The general principles (under Turkish Law every law has a statement that explains the general purpose of law and each provision) of the Draft Law state that establishing an arbitration center has a catalyzing role for the development of arbitration and alternative dispute resolution practice in Turkey. To this end, a working group on the establishment of such a center was formed under the Ministry of Justice. It examined national and international arbitration centers and took the German Institution of Arbitration and the Arbitration Court of the Czech Chamber of Commerce and the Agricultural Chamber of the Czech Republic as models.
Under the Draft Law, the IAC would be an independent legal person competent to hear disputes. As a private entity it would be subject to private law (article 2). The IAC would comprise a general assembly, a board of directors, an auditor, a consultative committee, national and international courts of arbitration, and a secretary-general (article 5). The Draft Law requires the establishment of two separate arbitration courts, one court for domestic disputes and one for international disputes (article 12). A Board of Directors of the IAC would determine its rules of arbitration, as well as other alternative dispute resolution mechanisms, within six months of the Draft Law’s enactment, and these rules would be submitted for the approval of the general assembly of the IAC (provisional clause 1). The activities of the IAC in its first year of existence would be maintained through the funds allocated from the budget of the Prime Ministry (provisional clause 1).
The efforts to establish the Istanbul IAC have already received a lot of international attention. Turkey is already late to create an arbitration center and to use for that purpose its natural geopolitical and cultural bridge advantages. By giving the project the requisite technical and logistical support, Turkey has now generated the potential to create an independent investment arbitration center in Istanbul. Having said that, however, in today’s competitive arbitral venue environment, Turkey must ensure that the IAC is fully independent from the government (especially in terms of funding) and offers a neutral hearing space for conducting arbitrations, if the IAC is to be a success. In addition, the IAC will need to adopt well-drafted arbitration and mediation rules in accordance with the principles of neutrality and impartiality and secure the support of an experienced secretariat and staff.
I am quite surprised to read your comments on the Arbitration Center of Istanbul.
This project is to be a great mistake and a real threat for the arbitration in Turkey.
1. As a matter of fact, this institution will not be independant. Though, independancy is a sine qua non condition for the success of an arbitration court.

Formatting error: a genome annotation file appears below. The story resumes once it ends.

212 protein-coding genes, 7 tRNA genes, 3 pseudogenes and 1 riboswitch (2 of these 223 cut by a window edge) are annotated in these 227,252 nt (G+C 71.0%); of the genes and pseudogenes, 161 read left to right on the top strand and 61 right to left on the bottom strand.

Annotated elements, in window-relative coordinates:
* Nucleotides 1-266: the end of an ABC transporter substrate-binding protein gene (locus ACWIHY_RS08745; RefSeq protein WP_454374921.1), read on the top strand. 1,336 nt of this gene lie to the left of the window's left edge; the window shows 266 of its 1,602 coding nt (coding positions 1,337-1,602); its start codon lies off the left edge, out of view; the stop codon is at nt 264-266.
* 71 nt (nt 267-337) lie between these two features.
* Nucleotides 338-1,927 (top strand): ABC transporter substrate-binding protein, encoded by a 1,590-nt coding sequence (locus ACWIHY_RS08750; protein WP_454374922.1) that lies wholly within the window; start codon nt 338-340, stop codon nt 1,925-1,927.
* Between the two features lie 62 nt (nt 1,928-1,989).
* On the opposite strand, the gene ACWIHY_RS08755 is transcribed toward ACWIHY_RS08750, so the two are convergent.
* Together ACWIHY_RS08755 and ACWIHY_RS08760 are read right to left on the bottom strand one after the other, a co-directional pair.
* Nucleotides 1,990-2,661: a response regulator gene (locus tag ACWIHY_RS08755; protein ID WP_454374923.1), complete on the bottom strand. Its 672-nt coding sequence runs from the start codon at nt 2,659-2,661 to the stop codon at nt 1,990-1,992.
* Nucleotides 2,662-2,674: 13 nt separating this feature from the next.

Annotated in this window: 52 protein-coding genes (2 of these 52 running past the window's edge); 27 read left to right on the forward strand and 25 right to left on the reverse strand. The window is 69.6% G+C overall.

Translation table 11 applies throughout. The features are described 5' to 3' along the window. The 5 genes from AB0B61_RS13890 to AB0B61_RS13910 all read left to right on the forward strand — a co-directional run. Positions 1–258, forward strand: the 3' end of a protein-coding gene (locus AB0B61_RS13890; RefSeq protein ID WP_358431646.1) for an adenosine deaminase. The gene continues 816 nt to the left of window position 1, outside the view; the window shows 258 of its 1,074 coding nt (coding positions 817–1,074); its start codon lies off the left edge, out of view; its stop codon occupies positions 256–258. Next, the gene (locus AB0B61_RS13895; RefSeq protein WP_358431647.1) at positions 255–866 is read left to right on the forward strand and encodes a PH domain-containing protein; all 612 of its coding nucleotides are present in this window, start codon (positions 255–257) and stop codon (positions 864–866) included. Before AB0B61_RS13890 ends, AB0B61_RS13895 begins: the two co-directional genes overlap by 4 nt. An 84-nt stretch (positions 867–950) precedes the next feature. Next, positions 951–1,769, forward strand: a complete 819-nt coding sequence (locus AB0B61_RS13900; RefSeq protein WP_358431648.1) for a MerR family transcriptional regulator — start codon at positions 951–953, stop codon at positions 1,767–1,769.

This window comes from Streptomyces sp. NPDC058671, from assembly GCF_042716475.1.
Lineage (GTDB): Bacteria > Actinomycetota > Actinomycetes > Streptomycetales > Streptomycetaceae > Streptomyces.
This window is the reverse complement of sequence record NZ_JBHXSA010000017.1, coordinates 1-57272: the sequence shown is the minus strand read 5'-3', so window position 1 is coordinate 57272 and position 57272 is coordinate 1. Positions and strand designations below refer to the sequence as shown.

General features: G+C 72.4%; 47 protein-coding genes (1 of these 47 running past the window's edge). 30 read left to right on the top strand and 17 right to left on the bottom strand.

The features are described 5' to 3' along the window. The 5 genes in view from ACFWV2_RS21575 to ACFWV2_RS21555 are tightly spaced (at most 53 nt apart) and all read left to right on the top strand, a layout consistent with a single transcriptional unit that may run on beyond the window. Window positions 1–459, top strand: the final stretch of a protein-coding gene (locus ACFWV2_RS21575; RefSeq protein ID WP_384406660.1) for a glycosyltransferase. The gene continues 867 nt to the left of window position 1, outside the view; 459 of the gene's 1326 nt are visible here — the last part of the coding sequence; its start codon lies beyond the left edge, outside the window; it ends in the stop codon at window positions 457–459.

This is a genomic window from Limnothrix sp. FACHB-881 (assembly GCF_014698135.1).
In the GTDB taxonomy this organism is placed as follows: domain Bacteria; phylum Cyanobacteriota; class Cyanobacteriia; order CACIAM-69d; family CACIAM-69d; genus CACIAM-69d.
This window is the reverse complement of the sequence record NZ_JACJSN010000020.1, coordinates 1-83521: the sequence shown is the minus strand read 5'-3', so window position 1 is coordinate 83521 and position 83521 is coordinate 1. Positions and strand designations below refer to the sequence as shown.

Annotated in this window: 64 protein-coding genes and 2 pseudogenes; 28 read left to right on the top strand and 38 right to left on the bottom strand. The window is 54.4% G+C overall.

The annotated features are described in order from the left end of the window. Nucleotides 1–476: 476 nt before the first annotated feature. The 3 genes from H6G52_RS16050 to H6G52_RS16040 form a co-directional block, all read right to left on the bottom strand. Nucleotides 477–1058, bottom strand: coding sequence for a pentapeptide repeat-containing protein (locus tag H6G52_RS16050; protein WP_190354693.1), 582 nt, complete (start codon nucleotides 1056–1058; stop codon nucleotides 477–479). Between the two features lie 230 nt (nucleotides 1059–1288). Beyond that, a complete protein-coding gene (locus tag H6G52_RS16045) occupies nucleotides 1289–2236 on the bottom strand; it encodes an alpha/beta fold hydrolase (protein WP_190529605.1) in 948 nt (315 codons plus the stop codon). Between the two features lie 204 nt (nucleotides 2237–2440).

2. The composition of the center shows that no professionals will manage the center (only 2 lawyes among 23 board members !). Though, qualification is a must for the success of arbitration.
3. There is no need for an arbitration center in Istanbul, to promote arbitration. On the contrary, such an institution that cannot succeed, will decrease the few credit arbitrators have in Turkey.
I am very against the current draft of the law.
An International Commercial Arbitration Centre is urgently needed in Turkey. Due to its geographical location it is crucially important to establish the center as early as possible with a state of the art infrastructure. However the center must take into consideration the international practices in this regard. A mere center would not be enough to fulfill the need unless it employs or benefits from the experiences of internationally renowned arbitrators or experts on the subject. In 2007 I raised this issues before the Ministers of Finance Mr. Mehmet Simsek and in 2009 I presented a detailed file to Minister of Economy Mr. Zafer Caglayan, and I talked to Mr. President Abdullah Gul when he visited UAE in 2012.
Hopefully the center comes into existence as early as possible.
it is nice to read this.
I am studying Int.privat law and international arbitration in UK.
It would be nice to move back to Turkey and work in turkey in this field.
Hello, could you please help me, and tell me where are the arbitration courts situated in Turkey?
Istanbul Arbitration Center will not be the next Paris International Court of Arbitration nor London Court of International Arbitration. As my colleague stated, center is not independent and this is really massive problem for credibility.
Turkish government’s interference will be at maximum level. In fact, if any applicant has close relations with Turkish government i cannot imagine the arbitrators who will be under duress and related to that their awards will not serve justice. However they choose Mr. Akinci for head of committee. In addition, administration changed members of committee. I am sorry to say that, these changes cannot solve this “independency” problem.
H. Timucin Demir
International Arbitration Counsel
Quite clear explanation on arbitration process in Turkey. I agree with the concerns on the independence of arbitration center. Also, having a double regime for domestic and international processes seems to be very strange. It gives an impression that the country will have double standardization on the application of law even though the reasoning is the lack of dispute resolution culture by arbitration/mediation.
Ulas Devrim Unal